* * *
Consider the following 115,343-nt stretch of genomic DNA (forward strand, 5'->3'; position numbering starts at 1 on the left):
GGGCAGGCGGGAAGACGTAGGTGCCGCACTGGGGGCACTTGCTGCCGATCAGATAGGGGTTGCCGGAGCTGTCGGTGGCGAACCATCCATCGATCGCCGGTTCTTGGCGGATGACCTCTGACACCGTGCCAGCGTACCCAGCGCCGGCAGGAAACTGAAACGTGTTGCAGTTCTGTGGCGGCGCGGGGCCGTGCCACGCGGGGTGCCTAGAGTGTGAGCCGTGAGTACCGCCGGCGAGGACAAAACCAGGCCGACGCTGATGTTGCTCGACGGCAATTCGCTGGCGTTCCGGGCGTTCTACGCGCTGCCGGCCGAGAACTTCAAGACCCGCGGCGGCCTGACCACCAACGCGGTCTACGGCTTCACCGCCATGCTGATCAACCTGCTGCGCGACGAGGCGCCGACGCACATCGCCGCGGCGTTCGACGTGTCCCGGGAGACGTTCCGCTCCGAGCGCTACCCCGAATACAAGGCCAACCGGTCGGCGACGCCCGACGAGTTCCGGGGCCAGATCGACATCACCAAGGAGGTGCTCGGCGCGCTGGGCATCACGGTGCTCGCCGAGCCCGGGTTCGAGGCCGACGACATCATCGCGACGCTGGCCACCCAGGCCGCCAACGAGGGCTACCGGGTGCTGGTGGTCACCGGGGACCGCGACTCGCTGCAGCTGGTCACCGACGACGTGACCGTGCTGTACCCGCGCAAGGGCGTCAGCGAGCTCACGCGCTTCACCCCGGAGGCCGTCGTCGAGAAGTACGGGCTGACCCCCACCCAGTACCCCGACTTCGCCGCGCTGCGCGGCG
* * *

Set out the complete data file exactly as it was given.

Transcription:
Consider the following 115,343-nt stretch of genomic DNA (forward strand, 5'->3'; position numbering starts at 1 on the left):
GGGCAGGCGGGAAGACGTAGGTGCCGCACTGGGGGCACTTGCTGCCGATCAGATAGGGGTTGCCGGAGCTGTCGGTGGCGAACCATCCATCGATCGCCGGTTCTTGGCGGATGACCTCTGACACCGTGCCAGCGTACCCAGCGCCGGCAGGAAACTGAAACGTGTTGCAGTTCTGTGGCGGCGCGGGGCCGTGCCACGCGGGGTGCCTAGAGTGTGAGCCGTGAGTACCGCCGGCGAGGACAAAACCAGGCCGACGCTGATGTTGCTCGACGGCAATTCGCTGGCGTTCCGGGCGTTCTACGCGCTGCCGGCCGAGAACTTCAAGACCCGCGGCGGCCTGACCACCAACGCGGTCTACGGCTTCACCGCCATGCTGATCAACCTGCTGCGCGACGAGGCGCCGACGCACATCGCCGCGGCGTTCGACGTGTCCCGGGAGACGTTCCGCTCCGAGCGCTACCCCGAATACAAGGCCAACCGGTCGGCGACGCCCGACGAGTTCCGGGGCCAGATCGACATCACCAAGGAGGTGCTCGGCGCGCTGGGCATCACGGTGCTCGCCGAGCCCGGGTTCGAGGCCGACGACATCATCGCGACGCTGGCCACCCAGGCCGCCAACGAGGGCTACCGGGTGCTGGTGGTCACCGGGGACCGCGACTCGCTGCAGCTGGTCACCGACGACGTGACCGTGCTGTACCCGCGCAAGGGCGTCAGCGAGCTCACGCGCTTCACCCCGGAGGCCGTCGTCGAGAAGTACGGGCTGACCCCCACCCAGTACCCCGACTTCGCCGCGCTGCGCGGCG